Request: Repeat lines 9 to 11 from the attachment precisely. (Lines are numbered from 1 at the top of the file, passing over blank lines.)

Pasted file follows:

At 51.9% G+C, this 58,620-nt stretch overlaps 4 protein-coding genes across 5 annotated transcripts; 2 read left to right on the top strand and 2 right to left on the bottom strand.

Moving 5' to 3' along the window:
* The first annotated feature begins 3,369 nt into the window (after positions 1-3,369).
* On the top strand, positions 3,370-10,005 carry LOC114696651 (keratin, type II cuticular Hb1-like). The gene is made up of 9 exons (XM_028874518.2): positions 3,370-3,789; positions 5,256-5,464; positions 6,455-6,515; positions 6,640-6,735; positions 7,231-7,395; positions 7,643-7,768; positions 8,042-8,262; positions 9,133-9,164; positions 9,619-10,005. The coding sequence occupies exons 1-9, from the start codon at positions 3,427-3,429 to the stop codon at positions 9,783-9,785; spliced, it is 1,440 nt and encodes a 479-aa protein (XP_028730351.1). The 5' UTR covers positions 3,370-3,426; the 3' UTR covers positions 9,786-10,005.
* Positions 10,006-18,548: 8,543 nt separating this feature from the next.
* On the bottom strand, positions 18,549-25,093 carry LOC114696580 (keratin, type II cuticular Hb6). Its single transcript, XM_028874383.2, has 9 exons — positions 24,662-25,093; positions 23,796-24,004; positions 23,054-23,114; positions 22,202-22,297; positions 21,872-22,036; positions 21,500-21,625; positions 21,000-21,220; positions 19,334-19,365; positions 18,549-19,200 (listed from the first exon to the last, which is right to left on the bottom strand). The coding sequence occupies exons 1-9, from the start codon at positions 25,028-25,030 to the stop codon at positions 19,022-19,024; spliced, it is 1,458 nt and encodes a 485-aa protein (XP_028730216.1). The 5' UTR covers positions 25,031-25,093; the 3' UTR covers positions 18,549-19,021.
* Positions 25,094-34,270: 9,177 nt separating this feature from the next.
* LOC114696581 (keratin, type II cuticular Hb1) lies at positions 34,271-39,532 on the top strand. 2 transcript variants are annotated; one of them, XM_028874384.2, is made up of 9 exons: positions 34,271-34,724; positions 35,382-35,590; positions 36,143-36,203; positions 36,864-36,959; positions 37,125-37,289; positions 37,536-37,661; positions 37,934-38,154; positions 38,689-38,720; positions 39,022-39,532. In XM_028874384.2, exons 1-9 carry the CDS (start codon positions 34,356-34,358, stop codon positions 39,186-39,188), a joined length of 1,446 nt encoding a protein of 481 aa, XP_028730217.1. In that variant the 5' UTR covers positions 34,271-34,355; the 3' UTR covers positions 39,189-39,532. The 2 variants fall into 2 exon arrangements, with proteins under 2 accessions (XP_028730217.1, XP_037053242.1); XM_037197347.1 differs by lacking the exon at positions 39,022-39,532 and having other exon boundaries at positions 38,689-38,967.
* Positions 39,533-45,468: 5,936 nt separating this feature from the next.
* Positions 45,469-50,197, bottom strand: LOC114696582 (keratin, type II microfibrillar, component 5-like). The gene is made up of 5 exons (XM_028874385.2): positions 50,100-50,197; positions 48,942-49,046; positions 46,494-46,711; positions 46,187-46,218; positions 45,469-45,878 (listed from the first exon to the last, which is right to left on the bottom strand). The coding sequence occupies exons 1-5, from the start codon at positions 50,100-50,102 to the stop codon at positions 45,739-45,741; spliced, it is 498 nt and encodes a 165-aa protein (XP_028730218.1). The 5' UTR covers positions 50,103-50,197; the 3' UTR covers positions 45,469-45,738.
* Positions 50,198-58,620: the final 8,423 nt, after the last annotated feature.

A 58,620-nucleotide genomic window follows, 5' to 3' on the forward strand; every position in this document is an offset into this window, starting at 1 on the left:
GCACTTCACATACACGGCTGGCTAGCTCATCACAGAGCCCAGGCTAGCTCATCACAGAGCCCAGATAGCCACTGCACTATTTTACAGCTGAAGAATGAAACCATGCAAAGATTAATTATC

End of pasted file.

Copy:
* Positions 39,533-45,468: 5,936 nt separating this feature from the next.
* Positions 45,469-50,197, bottom strand: LOC114696582 (keratin, type II microfibrillar, component 5-like). The gene is made up of 5 exons (XM_028874385.2): positions 50,100-50,197; positions 48,942-49,046; positions 46,494-46,711; positions 46,187-46,218; positions 45,469-45,878 (listed from the first exon to the last, which is right to left on the bottom strand). The coding sequence occupies exons 1-5, from the start codon at positions 50,100-50,102 to the stop codon at positions 45,739-45,741; spliced, it is 498 nt and encodes a 165-aa protein (XP_028730218.1). The 5' UTR covers positions 50,103-50,197; the 3' UTR covers positions 45,469-45,738.
* Positions 50,198-58,620: the final 8,423 nt, after the last annotated feature.